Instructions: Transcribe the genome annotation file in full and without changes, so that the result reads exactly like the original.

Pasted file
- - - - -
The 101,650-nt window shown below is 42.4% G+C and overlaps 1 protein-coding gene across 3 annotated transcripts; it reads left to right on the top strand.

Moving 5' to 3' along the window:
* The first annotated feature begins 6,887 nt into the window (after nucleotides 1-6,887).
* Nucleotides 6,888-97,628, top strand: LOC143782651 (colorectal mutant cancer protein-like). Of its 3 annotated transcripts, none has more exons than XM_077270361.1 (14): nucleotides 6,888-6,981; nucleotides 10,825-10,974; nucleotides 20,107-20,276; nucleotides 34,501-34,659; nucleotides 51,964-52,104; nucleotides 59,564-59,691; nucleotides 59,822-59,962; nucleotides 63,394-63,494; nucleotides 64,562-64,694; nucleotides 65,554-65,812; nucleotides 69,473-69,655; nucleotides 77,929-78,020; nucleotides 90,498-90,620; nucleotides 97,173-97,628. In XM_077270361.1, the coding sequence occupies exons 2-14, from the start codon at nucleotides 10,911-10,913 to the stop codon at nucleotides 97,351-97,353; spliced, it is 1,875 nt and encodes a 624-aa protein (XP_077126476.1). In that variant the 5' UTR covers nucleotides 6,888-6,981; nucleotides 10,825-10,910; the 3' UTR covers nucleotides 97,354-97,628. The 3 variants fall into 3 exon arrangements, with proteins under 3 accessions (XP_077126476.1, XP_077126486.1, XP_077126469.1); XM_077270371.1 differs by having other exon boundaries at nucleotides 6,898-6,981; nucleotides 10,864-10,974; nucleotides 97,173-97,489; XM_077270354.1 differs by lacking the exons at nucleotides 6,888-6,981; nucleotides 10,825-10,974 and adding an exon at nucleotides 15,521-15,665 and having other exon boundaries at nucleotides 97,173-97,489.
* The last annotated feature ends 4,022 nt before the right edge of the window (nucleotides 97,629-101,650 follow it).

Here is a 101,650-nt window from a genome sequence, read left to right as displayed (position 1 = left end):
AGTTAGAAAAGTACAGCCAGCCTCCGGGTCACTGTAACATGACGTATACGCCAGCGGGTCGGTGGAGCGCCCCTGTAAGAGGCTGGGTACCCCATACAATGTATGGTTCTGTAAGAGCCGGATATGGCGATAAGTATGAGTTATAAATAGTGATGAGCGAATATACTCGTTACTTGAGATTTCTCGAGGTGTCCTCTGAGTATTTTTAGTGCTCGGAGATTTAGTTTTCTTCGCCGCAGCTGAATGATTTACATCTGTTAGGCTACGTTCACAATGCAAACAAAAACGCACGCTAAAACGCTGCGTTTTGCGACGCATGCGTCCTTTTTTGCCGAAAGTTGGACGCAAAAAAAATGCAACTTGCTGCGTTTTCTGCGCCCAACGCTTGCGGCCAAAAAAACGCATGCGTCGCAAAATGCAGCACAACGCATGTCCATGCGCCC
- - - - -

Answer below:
The 101,650-nt window shown below is 42.4% G+C and overlaps 1 protein-coding gene across 3 annotated transcripts; it reads left to right on the top strand.

Moving 5' to 3' along the window:
* The first annotated feature begins 6,887 nt into the window (after nucleotides 1-6,887).
* Nucleotides 6,888-97,628, top strand: LOC143782651 (colorectal mutant cancer protein-like). Of its 3 annotated transcripts, none has more exons than XM_077270361.1 (14): nucleotides 6,888-6,981; nucleotides 10,825-10,974; nucleotides 20,107-20,276; nucleotides 34,501-34,659; nucleotides 51,964-52,104; nucleotides 59,564-59,691; nucleotides 59,822-59,962; nucleotides 63,394-63,494; nucleotides 64,562-64,694; nucleotides 65,554-65,812; nucleotides 69,473-69,655; nucleotides 77,929-78,020; nucleotides 90,498-90,620; nucleotides 97,173-97,628. In XM_077270361.1, the coding sequence occupies exons 2-14, from the start codon at nucleotides 10,911-10,913 to the stop codon at nucleotides 97,351-97,353; spliced, it is 1,875 nt and encodes a 624-aa protein (XP_077126476.1). In that variant the 5' UTR covers nucleotides 6,888-6,981; nucleotides 10,825-10,910; the 3' UTR covers nucleotides 97,354-97,628. The 3 variants fall into 3 exon arrangements, with proteins under 3 accessions (XP_077126476.1, XP_077126486.1, XP_077126469.1); XM_077270371.1 differs by having other exon boundaries at nucleotides 6,898-6,981; nucleotides 10,864-10,974; nucleotides 97,173-97,489; XM_077270354.1 differs by lacking the exons at nucleotides 6,888-6,981; nucleotides 10,825-10,974 and adding an exon at nucleotides 15,521-15,665 and having other exon boundaries at nucleotides 97,173-97,489.
* The last annotated feature ends 4,022 nt before the right edge of the window (nucleotides 97,629-101,650 follow it).

Here is a 101,650-nt window from a genome sequence, read left to right as displayed (position 1 = left end):
AGTTAGAAAAGTACAGCCAGCCTCCGGGTCACTGTAACATGACGTATACGCCAGCGGGTCGGTGGAGCGCCCCTGTAAGAGGCTGGGTACCCCATACAATGTATGGTTCTGTAAGAGCCGGATATGGCGATAAGTATGAGTTATAAATAGTGATGAGCGAATATACTCGTTACTTGAGATTTCTCGAGGTGTCCTCTGAGTATTTTTAGTGCTCGGAGATTTAGTTTTCTTCGCCGCAGCTGAATGATTTACATCTGTTAGGCTACGTTCACAATGCAAACAAAAACGCACGCTAAAACGCTGCGTTTTGCGACGCATGCGTCCTTTTTTGCCGAAAGTTGGACGCAAAAAAAATGCAACTTGCTGCGTTTTCTGCGCCCAACGCTTGCGGCCAAAAAAACGCATGCGTCGCAAAATGCAGCACAACGCATGTCCATGCGCCC